Around 2 percent of all men are not producing sperm cells and would therefore not benefit from fertility treatment to become biological fathers. In collaboration with scientists from 20 Universities around the world, ReproUnion colleagues at Rigshospitalet have now found one of the reasons for the missing sperm cells.
“By chance, we found four men in the study who all had mutations in a gene that turned out to be crucial for sperm-cell production. The gene that had mutated in the four childless men is called PNLDC1. The gene shortens small pieces of RNA known as piRNA, which are exclusively found in the sperm-producing cells in the testicles. If piRNA’s don’t have the right dimensions, they don’t work, meaning that no sperm cells are produced. We could see that the piRNA’s in the four men were the wrong size, they were long, and therefore the cells that usually form sperm cells had perished,” explains Associate Professor, Kristian Almstrup in a news announcement from Copenhagen University Hospital – Rigshospitalet.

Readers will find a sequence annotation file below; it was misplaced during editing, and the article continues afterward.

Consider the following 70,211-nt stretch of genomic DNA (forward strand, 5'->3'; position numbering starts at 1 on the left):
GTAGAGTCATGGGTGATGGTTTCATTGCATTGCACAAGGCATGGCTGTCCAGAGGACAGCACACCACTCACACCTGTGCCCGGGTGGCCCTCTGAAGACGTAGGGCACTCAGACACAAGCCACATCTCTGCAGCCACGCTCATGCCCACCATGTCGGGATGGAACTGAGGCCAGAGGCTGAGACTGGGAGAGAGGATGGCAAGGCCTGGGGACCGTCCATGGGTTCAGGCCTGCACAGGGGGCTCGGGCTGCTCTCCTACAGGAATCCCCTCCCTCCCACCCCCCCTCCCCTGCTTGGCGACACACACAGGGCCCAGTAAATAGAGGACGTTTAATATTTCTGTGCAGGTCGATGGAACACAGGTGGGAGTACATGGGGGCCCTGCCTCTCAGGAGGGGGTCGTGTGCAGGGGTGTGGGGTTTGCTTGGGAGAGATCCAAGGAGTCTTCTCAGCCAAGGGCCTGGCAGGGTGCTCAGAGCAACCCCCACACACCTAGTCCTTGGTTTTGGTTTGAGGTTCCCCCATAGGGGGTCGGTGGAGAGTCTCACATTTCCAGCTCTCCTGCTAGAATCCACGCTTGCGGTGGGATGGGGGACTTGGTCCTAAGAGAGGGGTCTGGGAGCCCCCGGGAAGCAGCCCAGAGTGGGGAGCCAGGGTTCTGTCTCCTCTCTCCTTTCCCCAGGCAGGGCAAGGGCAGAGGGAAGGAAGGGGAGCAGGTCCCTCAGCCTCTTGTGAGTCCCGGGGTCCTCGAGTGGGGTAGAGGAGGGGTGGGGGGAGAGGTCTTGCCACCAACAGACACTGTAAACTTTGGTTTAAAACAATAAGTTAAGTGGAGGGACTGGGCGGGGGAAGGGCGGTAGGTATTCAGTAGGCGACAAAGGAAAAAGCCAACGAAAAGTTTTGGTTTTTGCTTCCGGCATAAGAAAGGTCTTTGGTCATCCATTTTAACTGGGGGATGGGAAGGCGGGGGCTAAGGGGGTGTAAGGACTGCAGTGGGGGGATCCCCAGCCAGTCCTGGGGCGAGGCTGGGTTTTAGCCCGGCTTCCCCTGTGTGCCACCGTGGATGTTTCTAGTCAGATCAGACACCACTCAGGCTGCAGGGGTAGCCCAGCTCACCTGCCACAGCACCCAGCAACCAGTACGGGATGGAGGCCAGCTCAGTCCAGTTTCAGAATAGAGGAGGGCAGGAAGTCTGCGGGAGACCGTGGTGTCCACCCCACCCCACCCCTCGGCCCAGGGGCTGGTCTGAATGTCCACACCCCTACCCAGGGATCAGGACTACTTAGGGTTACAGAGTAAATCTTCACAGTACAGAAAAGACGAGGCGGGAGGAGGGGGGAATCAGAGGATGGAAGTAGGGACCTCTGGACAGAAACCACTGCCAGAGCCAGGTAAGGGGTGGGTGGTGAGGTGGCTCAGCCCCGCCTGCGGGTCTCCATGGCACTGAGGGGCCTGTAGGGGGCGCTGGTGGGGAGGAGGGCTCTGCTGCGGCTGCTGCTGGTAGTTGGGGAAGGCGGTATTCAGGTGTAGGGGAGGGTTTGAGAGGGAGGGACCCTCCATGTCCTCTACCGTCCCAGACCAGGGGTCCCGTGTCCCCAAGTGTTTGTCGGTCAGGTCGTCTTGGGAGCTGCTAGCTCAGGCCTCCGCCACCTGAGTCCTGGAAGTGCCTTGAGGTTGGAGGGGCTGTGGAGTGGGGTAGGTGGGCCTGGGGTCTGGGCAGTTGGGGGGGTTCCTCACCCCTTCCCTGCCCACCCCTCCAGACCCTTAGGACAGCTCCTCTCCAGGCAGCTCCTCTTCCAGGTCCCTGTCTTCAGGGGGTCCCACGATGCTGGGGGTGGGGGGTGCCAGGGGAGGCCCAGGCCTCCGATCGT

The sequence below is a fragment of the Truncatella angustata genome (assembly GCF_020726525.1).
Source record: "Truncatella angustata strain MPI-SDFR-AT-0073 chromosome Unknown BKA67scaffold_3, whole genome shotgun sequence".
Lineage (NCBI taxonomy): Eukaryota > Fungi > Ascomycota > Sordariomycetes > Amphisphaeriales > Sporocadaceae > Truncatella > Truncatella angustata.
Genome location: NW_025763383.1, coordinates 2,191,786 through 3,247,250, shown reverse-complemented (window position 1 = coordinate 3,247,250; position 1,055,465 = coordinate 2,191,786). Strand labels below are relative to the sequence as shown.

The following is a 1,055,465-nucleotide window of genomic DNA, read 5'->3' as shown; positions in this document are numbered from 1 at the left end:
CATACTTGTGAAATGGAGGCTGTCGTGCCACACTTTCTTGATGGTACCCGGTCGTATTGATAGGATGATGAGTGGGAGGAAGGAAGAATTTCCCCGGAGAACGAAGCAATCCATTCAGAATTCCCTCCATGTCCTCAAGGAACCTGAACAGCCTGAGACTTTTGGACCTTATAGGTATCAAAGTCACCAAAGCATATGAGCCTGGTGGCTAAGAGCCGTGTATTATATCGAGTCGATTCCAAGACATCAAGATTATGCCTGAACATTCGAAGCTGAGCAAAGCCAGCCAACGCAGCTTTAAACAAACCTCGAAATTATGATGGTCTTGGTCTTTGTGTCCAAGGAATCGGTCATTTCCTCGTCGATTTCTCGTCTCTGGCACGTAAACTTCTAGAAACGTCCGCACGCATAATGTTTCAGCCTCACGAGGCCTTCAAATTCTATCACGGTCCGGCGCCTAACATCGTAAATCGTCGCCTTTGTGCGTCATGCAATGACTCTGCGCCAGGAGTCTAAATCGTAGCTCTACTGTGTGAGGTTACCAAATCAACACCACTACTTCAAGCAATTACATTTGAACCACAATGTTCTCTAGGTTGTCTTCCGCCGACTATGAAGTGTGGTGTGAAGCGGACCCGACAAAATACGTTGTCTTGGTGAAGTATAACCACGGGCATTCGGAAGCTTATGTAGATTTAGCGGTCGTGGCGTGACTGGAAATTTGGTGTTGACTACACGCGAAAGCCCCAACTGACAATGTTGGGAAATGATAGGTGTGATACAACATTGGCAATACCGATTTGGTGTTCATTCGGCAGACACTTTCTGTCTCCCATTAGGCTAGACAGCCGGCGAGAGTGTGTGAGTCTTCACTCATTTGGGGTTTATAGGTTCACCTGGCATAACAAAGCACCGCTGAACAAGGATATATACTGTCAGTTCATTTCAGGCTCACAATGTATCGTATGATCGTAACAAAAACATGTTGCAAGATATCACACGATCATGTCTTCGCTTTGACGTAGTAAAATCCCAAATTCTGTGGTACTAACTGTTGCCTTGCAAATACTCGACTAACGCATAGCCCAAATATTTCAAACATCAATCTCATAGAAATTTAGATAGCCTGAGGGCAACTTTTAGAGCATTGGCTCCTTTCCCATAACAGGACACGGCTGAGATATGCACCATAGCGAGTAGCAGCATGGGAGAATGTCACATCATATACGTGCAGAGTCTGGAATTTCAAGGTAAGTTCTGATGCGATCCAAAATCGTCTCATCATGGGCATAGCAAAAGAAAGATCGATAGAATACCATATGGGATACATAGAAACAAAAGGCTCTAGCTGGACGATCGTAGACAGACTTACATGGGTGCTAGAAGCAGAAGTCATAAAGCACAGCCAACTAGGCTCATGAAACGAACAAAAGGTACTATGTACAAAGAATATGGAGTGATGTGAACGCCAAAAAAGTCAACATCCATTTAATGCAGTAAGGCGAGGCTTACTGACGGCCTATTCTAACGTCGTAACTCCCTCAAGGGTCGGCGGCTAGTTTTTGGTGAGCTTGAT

Today New England Journal of Medicine (NEJM) publishes the article Variant PNLDC1, Defective piRNA Processing, and Azoospermia, which for the first time describes the mutations in the PNLDC1 gene and the role of piRNA in relation to infertility. This new knowledge is relevant to consider when diagnosing infertility.
“If a couple are having problems becoming pregnant, we now have new knowledge which may be relevant to take into account, if the man has a sperm count of zero. If we can also see that the piRNAs aren’t working as they should, then he is unlikely to become a biological father and the couple should be advised on other options to have a child, such as for example with donated sperm or through adoption or whatever else the individual family or couple feel is right for them,” says Kristian Almstrup from the Department of Growth and Reproduction at Rigshospitalet.
The rare genetic variant was identified as part of a ReproUnion supported PhD project. “In my PhD I wanted to investigate the influence of genetic variants on testicular function, and I found that both common and rare genetic variants play different, but significant roles for male reproduction. The rarely encountered variants could cause complete arrest of spermatogenesis,” explained Nina Mørup Nygaard in June and now she is excited to see her results published in a high-profile article in NEJM.